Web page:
We’re delighted to announce that Dr. Thomas Williams will be joining Placecloud as an expert, publishing 10 viewpoints in June.
Thomas is a historian of the early Middle Ages and a former curator at the British Museum’s Department of Coins and Medals. He worked as project curator for the major international exhibition Vikings: Life and Legend (British Museum 2014) and is a Fellow of the Society of Antiquaries of London. His books Viking Britain (2017) and Viking London (2019) are published by William Collins.
Here are some tasters of Thomas’ forthcoming viewpoints to whet your appetite:
Olaf House, Southwark
A rather handsome art deco building on the site of an ancient church dedicated to St Olaf. It once stood at the southern end of old London Bridge – a bridge that was famously torn down in 1014 by Viking ships commanded by the very same Olaf.
Although it was Edward the Confessor who is most associated with the abbey, the first king of England to be buried at Westminster was Harold I ‘Harefoot’, the son of King Cnut. He was not a popular king – when his half-brother Harthacnut took the throne in 1040, he had Harold dug up and thrown into bulunga fen.
Craven Passage, Charing Cross
This strange, dimly lit underpass traces the edge of what was once London’s Anglo-Saxon riverside embankment, a waterfront that once witnessed the arrival of Viking raiding fleets.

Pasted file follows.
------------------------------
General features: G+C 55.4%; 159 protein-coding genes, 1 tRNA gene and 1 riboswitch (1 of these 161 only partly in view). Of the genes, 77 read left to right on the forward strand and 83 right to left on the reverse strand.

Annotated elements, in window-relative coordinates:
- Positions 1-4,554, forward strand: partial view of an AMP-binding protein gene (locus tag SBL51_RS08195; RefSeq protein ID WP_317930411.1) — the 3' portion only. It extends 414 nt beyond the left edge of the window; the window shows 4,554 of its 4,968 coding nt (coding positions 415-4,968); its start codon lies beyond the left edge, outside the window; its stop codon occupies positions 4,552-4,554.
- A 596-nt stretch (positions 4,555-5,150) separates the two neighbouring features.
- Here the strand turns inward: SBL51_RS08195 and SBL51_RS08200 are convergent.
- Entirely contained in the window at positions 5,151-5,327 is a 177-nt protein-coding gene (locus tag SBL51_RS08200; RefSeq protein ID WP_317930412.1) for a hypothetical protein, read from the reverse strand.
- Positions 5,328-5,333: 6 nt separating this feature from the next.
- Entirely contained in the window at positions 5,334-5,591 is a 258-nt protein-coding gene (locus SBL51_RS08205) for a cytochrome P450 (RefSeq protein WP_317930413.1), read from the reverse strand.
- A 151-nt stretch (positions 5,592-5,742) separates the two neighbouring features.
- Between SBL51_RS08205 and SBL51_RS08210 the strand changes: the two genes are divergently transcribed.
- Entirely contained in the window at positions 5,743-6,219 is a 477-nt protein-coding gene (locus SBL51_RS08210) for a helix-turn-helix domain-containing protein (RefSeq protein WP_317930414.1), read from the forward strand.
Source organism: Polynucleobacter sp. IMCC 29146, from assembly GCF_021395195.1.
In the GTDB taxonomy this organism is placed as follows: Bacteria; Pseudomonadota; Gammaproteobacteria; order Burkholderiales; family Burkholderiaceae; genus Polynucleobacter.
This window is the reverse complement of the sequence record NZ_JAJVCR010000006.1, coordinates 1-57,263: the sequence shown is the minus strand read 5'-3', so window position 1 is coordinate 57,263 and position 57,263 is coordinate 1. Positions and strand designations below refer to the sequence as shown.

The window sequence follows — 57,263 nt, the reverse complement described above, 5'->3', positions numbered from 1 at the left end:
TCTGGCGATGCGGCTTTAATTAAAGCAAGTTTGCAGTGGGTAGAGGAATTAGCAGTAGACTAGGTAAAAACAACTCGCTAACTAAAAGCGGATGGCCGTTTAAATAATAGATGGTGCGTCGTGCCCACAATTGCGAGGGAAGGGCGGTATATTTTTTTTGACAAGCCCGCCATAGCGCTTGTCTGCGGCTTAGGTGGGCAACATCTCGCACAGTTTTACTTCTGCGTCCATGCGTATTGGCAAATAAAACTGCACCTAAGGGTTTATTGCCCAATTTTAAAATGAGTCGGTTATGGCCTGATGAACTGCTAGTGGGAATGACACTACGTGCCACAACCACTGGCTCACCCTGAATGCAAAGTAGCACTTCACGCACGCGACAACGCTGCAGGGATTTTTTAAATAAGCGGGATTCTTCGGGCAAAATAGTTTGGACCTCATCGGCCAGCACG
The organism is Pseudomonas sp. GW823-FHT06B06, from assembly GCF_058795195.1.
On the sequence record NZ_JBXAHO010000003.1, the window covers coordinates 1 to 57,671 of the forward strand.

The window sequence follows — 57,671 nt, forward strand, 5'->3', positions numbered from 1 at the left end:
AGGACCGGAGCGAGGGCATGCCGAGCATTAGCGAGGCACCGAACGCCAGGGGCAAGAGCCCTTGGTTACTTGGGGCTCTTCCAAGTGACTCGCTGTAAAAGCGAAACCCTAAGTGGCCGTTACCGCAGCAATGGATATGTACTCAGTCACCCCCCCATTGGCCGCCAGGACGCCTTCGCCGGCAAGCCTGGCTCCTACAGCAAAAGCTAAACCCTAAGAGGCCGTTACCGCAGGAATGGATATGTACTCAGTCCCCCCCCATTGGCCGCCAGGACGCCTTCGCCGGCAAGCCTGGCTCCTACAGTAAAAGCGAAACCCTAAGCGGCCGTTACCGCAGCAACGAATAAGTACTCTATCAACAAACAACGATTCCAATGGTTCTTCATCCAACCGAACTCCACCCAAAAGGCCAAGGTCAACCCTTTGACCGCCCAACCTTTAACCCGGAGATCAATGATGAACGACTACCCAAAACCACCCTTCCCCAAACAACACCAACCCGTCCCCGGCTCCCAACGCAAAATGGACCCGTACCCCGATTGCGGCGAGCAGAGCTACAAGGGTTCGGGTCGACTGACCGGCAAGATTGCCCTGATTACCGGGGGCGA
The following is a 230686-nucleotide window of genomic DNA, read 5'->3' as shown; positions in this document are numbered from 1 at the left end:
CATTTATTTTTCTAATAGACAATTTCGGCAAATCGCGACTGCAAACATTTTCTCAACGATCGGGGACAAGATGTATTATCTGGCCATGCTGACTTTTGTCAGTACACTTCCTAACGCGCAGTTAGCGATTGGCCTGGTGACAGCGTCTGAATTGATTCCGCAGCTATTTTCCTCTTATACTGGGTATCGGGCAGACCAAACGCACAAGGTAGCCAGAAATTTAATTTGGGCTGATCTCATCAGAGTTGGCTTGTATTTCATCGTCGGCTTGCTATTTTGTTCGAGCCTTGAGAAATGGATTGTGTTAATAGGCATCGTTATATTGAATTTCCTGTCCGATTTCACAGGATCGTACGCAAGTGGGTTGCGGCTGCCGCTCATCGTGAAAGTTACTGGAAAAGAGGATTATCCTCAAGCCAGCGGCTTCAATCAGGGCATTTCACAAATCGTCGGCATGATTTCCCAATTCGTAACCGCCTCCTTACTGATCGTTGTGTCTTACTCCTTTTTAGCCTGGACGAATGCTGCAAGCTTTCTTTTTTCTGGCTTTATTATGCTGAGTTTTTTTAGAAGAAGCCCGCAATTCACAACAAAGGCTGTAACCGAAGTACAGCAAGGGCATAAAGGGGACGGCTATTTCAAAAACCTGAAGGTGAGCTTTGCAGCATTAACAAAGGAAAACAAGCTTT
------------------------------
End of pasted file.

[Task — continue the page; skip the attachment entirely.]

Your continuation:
Queenhithe and Bull Wharf
Queenhithe is the only surviving section of the City of London’s ancient riverfront, excavations from here and neighbouring Bull Wharf have revealed evidence of London’s role in international trade – including the largest concentration of Viking artefacts in Britain outside York.
London Wall, Barbican
The walls themselves are Roman, but they played an important role in London’s Viking Age fortunes – repelling numerous attacks. In 1016, Edric Streona, famous villain of England’s later Viking wars, was thrown over them by King Cnut.
St Alphege’s Church, Greenwich
The church of St Alphege was built on the site of the martyrdom of St Ælfheah: the archbishop of Canterbury who, having been kidnapped by Vikings and taken to their camp at Greenwich, was battered to death with animal bones…
Royal Opera House, Covent Garden
Excavations at the ROH revealed stunning evidence of early London, both the homes and workshops of the inhabitants and also the defensive ditches that may have been built to protect against Viking attack before the area was abandoned.
St Paul’s Cathedral
St Paul’s was the heart of early London. It was the burial place of King Ethelred (‘the ill-advised’) and also of unfortunate Archbishop Ælfheah whose body was stolen from its tomb by King Cnut. The graveyard was once home to the London runestone, a rare monument to a member of London’s Scandinavian elite.
Ukraininan Catholic Chancery, 21-22 Binney St.
These buildings once formed the King’s Weigh House Church rooms, and served as the meeting place for The Viking Club, a society formed in 1892 and boasting William Morris and other famous antiquarians of the time as members. The society was mercilessly lampooned for the Norse names it accorded to its officers…